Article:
One obvious solution was to expand welfare quarantining to non-Indigenous people. This was an easier choice for the Rudd government because welfare quarantining is consistent with an increasingly prevalent ideological trend, implemented by both Labour and the Coalition. This trend has seen a shift from understanding poverty in terms of systemic failures, such as structural unemployment, to viewing it as a result of individual failures, such as incompetent, criminal or immoral behaviour. Hence, policy solutions are largely based on controlling the behaviour of disadvantaged people.

Welfare quarantining is not the first time that Aboriginal people have been used as guinea pigs for implementing policies that were later applied to broader disadvantaged populations. In 1977 the Fraser government introduced a work for the dole scheme for Indigenous people called Community Development Employment Projects. Programs resembling this scheme were then applied to non-indigenous populations by Labor, which mandated activity agreements and introduced a Job Compact scheme that drew on the idea of reciprocal obligation. These policies were then the foundation for the Coalition government’s Mutual Obligation strategy, which intensified the punitive elements attached to activity requirements.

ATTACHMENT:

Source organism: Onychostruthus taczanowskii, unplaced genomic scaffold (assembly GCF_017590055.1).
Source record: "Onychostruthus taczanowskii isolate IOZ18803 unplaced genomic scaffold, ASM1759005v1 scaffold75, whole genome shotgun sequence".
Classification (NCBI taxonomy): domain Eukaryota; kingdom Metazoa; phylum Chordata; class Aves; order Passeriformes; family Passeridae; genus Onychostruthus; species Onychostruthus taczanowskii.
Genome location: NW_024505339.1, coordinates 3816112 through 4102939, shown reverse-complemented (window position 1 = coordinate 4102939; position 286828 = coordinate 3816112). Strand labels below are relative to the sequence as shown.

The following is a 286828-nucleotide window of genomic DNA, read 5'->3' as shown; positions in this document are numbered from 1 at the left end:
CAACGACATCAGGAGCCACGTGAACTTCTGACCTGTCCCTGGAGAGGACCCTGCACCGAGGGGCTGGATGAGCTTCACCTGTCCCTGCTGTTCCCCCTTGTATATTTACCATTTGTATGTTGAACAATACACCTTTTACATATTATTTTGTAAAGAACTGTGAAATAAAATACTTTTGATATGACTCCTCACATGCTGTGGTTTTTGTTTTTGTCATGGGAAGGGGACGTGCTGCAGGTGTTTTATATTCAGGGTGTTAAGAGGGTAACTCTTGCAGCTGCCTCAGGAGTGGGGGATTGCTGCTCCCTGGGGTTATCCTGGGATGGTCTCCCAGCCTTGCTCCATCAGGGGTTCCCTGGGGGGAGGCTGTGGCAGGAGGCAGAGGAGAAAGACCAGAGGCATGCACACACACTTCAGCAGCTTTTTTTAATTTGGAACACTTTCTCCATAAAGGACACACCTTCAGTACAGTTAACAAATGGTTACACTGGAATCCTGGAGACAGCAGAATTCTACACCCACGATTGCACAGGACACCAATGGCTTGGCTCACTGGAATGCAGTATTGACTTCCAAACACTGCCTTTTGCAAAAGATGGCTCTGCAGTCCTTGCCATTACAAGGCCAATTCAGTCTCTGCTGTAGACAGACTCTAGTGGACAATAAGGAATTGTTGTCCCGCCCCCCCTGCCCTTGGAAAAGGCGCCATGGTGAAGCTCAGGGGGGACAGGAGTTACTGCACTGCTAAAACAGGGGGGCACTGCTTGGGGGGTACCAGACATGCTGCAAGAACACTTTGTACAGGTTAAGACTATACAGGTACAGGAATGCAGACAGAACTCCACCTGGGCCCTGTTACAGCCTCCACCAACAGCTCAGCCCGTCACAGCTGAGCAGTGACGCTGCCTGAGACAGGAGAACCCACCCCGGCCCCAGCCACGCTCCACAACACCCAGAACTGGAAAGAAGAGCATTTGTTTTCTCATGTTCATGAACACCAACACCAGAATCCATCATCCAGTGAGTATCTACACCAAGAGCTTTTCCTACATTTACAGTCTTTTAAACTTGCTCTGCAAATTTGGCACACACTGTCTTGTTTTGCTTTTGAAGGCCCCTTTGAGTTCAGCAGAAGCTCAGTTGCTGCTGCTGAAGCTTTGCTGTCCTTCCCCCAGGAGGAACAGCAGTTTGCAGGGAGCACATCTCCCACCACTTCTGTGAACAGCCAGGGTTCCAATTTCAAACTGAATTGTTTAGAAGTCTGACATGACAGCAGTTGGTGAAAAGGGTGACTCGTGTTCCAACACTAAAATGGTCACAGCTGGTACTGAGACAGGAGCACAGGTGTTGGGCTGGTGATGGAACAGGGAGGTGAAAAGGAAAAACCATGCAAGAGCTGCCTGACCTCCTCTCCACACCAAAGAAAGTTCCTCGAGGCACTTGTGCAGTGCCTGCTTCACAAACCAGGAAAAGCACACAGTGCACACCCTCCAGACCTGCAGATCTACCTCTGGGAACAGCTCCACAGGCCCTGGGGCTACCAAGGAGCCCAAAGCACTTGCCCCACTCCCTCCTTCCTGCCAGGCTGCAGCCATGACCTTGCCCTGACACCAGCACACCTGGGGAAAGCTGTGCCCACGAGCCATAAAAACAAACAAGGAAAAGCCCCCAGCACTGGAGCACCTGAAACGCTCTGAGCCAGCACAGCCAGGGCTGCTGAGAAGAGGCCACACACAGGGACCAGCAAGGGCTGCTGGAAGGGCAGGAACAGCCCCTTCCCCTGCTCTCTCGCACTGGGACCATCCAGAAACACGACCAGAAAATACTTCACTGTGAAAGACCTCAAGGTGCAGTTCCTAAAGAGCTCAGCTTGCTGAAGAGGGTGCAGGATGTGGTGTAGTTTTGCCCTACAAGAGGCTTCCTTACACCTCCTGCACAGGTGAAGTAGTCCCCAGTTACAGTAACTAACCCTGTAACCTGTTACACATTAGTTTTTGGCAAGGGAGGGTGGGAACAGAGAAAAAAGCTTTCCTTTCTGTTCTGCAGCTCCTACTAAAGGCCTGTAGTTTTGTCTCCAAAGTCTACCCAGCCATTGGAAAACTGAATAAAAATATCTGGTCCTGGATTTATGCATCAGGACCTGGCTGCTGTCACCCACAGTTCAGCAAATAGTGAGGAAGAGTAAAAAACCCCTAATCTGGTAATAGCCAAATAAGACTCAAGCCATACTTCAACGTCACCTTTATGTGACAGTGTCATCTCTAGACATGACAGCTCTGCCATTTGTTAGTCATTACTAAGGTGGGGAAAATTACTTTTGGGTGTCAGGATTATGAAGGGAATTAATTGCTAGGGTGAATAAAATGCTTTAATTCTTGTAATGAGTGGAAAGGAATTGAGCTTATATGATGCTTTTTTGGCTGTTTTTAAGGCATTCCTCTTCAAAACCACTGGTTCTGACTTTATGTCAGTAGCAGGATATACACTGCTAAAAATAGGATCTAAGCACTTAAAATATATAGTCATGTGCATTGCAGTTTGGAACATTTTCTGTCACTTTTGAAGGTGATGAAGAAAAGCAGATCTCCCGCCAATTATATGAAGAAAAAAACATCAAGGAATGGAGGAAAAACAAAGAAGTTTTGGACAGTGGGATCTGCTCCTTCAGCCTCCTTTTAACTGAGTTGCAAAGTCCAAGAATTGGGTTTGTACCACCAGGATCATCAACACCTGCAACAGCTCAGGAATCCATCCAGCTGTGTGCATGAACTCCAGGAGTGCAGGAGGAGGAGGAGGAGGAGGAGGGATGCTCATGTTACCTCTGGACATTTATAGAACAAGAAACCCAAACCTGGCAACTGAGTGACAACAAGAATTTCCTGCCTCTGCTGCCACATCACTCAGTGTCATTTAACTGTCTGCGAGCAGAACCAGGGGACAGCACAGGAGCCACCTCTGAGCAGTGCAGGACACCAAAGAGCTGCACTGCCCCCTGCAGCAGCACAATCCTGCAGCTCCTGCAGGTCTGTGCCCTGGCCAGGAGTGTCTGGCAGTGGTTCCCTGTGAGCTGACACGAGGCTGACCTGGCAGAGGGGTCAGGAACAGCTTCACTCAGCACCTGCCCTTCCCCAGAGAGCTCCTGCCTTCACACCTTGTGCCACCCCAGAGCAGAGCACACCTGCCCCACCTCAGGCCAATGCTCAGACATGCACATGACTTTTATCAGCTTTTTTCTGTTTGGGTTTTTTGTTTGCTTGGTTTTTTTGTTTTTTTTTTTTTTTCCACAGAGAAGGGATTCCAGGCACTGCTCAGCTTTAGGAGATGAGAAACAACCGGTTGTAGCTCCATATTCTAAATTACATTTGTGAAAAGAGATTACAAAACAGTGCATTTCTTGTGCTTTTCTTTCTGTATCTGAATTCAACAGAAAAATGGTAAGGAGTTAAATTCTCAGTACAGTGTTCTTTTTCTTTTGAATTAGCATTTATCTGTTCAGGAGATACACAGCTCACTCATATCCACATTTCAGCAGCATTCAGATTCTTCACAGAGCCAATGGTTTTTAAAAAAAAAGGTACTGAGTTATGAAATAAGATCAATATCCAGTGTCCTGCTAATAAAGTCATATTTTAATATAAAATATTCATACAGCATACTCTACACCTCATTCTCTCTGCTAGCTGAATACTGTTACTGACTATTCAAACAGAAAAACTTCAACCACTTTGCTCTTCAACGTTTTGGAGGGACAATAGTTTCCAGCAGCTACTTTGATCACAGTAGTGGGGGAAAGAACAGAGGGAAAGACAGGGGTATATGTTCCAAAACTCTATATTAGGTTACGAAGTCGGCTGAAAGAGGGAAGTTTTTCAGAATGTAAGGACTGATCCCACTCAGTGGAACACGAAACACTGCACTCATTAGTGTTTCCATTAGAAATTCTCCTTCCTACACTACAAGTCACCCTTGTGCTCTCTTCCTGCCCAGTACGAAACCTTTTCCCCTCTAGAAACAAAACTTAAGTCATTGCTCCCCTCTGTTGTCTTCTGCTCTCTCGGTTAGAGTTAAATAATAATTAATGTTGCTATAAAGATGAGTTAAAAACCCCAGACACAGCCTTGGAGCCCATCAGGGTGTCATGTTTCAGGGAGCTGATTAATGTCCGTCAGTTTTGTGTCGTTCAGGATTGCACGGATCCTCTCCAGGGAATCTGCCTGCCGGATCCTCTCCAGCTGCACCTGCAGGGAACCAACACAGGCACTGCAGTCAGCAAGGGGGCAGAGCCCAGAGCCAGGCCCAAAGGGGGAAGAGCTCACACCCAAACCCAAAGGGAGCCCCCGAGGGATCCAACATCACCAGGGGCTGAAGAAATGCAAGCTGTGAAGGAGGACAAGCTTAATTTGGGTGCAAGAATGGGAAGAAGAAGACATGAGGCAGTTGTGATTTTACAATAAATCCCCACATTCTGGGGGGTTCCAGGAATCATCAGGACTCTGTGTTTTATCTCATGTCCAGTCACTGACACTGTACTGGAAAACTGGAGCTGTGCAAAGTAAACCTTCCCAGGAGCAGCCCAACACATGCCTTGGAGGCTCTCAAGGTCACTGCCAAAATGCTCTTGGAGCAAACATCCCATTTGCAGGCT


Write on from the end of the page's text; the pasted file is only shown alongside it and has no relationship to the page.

Although the government would never describe its policies as paternalistic, its stated justifications for the policy are explicitly so. But paternalistic policies, like even some of the worst social policies, are based on a grain of truth. It would be naive to think that some people receiving income support do not spend their money in imprudent ways. Good social policy comes from considering all the relevant facts and giving them appropriate weight. It is a matter of what is emphasised and what is neglected. Welfare quarantining emphasises individual failures and neglects the causes of poverty, such as poor education resources and a lack of opportunities for fulfilling employment. Furthermore, welfare quarantining is by far the most significant change to welfare policy that the Rudd government has introduced. How is quarantining welfare payments meant to “tackle the destructive, intergenerational cycle of passive welfare”? This is not a rhetorical question, but a request to the policy-makers for further explanation.